Why Jai Opetaia Welcomed the Mairis Briedis Delay, and High Hopes for Australia

Boxing Scene

Jai Opetaia was quietly relieved when his rematch with Mairis Briedis was rescheduled earlier this year because the Australian had torn a calf muscle.

Any decision to try and recover before his February date with Briedis was postponed and taken out of Opetaia’s hands when the headline fight in Saudi Arabia between Tyson Fury and Oleksandr Usyk was delayed (with Fury picking up a cut in sparring just days away from the contest).

The whole bill was moved to this Saturday, and Opetaia has been just fine with that.

Asked about the change in the date, he said: “It was alright, it sort of worked in our favor, though. We had a few things … I actually tore my left calf probably about three days before Fury got the cut, and we were trying to get it sorted, trying to get the scan sorted. And we went and saw doctors, and then we found out the date had been changed. So it worked in our favor, really. It gave us more time to prep.

“Even though we were fit – I was fit, strong, ready to fight – but with that injury, I think I had maybe trained too hard and was pushing my body. I love to chase that pain and push my body, but when you’re training like that, you have to maintain it as well. You have to hit the recovery centers, and I feel like that’s one thing I slacked off on a bit – my recovery and the ice pools, the hot-cold pools, the massages and stuff like that. And I feel like that’s why my calf went. But we learned from it, the date got changed, and now we’re here and it’s all positive.”

Opetaia (24-0, 19 KOs) was stripped of the IBF title he won from Briedis for facing Ellis Zorro in December after a rematch with Briedis could not be made, so now they rematch for the cruiserweight title they originally boxed for in July 2022.

“We tapered down, we went on a fishing trip,” Opetaia said of what he did after the postponement. “But even when I’m not in camp, I’m always active, I’m always doing something. We had a great base, we were very fit when the date changed, we sat down and we re-programmed it. Now we’re here and I feel like I’m in the best shape I’ve ever been in.”

There is a political backdrop concerning fights at the Kingdom, but from a boxer’s perspective the Saudi Arabian riches flowing through the sport are a godsend, and Opetaia is making his second appearance in Riyadh.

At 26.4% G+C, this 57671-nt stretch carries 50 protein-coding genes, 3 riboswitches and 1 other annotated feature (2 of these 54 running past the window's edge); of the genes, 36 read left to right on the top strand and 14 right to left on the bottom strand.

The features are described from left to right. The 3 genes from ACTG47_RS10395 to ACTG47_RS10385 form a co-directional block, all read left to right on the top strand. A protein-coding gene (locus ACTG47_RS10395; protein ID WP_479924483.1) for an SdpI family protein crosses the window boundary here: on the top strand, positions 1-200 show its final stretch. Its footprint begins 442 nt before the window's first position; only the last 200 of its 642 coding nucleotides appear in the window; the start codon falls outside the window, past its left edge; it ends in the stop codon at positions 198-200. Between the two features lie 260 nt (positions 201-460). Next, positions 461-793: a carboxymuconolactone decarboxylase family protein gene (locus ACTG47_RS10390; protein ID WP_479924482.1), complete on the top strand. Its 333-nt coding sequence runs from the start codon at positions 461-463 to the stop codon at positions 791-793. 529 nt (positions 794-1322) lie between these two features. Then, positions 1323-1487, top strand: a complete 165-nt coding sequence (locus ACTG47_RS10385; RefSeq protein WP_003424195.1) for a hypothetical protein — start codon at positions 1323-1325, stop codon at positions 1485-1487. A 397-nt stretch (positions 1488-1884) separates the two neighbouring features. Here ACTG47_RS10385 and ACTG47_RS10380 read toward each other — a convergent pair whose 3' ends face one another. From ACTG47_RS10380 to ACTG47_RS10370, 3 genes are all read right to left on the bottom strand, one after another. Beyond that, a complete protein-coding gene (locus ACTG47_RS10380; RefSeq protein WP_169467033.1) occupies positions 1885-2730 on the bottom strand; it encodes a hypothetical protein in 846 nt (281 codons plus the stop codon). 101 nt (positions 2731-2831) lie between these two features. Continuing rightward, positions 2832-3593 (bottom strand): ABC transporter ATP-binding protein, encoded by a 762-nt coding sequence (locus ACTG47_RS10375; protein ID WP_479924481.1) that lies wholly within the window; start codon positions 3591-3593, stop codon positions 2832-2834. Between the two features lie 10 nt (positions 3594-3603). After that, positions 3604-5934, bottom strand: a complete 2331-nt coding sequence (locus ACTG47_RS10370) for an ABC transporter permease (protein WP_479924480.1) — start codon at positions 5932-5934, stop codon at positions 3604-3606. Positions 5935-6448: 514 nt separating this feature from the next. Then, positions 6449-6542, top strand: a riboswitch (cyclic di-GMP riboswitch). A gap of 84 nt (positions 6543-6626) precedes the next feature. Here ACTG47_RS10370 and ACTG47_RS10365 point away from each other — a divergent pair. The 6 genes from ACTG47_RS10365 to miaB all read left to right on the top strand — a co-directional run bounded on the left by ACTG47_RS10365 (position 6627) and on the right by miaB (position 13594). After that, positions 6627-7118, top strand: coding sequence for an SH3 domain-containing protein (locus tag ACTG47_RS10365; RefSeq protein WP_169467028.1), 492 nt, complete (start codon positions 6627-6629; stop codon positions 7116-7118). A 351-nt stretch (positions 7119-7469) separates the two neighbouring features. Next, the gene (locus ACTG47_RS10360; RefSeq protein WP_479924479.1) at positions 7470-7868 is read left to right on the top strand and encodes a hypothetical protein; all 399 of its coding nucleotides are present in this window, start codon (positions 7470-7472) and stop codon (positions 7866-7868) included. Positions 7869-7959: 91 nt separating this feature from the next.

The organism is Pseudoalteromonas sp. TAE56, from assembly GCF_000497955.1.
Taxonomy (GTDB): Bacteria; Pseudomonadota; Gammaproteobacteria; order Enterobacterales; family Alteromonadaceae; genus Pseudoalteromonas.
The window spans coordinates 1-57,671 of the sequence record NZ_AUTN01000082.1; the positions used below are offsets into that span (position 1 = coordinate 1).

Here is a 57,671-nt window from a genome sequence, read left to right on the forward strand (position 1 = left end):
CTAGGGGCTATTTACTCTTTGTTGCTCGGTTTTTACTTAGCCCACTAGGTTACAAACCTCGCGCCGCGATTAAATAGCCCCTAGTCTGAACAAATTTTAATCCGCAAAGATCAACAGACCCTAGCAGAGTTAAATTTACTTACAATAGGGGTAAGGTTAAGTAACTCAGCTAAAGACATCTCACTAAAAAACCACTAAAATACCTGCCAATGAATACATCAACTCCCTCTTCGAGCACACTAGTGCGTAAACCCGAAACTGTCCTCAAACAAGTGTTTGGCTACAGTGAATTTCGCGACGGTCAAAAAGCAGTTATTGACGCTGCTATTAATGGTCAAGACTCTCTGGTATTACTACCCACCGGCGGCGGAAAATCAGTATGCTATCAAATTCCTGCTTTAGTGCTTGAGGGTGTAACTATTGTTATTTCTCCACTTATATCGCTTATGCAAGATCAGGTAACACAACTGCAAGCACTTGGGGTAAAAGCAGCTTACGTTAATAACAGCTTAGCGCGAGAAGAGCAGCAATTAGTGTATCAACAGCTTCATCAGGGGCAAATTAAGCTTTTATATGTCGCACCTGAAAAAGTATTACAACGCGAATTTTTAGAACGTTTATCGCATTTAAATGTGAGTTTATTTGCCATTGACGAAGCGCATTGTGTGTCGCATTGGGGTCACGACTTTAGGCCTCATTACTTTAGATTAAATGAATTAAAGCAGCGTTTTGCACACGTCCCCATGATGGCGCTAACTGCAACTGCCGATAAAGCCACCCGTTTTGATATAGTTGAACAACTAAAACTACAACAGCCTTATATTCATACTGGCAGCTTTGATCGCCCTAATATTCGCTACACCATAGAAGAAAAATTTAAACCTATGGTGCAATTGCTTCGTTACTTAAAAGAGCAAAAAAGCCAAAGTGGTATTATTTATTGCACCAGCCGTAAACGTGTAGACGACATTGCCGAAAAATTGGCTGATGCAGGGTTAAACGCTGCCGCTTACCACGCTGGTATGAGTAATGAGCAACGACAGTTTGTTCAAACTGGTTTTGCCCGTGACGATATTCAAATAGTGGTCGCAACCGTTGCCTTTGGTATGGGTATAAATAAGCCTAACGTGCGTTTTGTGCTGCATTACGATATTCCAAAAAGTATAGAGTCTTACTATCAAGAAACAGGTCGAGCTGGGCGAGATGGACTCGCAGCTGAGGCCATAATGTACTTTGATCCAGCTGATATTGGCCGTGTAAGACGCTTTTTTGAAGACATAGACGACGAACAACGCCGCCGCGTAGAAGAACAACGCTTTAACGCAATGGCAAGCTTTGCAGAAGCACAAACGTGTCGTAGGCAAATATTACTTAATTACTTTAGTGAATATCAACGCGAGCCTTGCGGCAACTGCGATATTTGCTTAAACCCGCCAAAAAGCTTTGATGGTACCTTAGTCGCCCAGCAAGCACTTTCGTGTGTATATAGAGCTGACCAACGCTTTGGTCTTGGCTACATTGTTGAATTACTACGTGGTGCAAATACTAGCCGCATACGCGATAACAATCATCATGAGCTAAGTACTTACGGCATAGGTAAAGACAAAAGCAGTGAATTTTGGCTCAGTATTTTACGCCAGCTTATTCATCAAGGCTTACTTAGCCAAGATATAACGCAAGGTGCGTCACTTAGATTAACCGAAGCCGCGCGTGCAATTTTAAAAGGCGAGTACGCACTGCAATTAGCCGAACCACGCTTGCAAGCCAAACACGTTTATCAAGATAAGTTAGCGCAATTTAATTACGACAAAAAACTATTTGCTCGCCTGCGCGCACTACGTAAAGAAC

“It’s awesome,” he said. “I feel like what they’re doing is exactly what boxing needs at the moment: putting the politics aside and [keeping] the best fighting the best, in that sense. So it’s great. I love to be a part of these big fight nights. I feel like they’re historic fight nights, as well. To have my last name imprinted on these big, changing boxing cards is huge, and I’m honored to be part of it.”

While Opetaia’s compatriot Skye Nicholson captured a world title, it has been a rough period for the Australian men, with big-fight losses for Liam Wilson, Michael Zerafa, Tim Tszyu, and Jason and Andrew Moloney in recent weeks. Opetaia is hoping to buck the trend against Briedis and is proud of how the sport is growing in Australia. This is a so-called Golden Era for Australian boxing.

“I’m proud to fly the flag every time I fight, and with the boys and girls that are fighting and representing our country, it’s awesome to see,” he added. “It’s good to see other Australians, and we’re hitting that international level. It’s not that common for people from this neck of the woods to get on these big cards and on these big stages, but I feel like we’re opening doors for people who have come through the pathways that we’ve had. It’s more common for Americans and people from the U.K. and the Europeans – you see them all the time, there’s heaps of them coming out of those sorts of areas. But with Aussies, and even me being Samoan-Australian, it’s something to be proud of. We’re raising the bar for people that live around us.”

It is not just the aforementioned fighters, either. More are on the way.

“Heaps,” Opetaia continued. “[Liam] Paro, [Justis] Huni, Nikita Tszyu. We’ve got people coming out the woodwork – great fighters – and guys that have just reached that international level. We’ve still got guys I’ve seen [that are yet to burst onto the scene]. I’ve seen the potential that our country holds, and the better they are, the better we become. And we can lay a pathway, and they can raise the bar.

“Even our amateur team … we’ve got nine Aussies going to the Olympics. [The heavyweight] Teremoana [Teremoana], he’s a f****** force to be reckoned with, that dude. He’s a giant who’s starting to move a bit better. He’s a dangerous fighter. Seeing where I was and seeing the pathway now, it’s really something that I’m proud of – and I’m proud of my own countrymen.”

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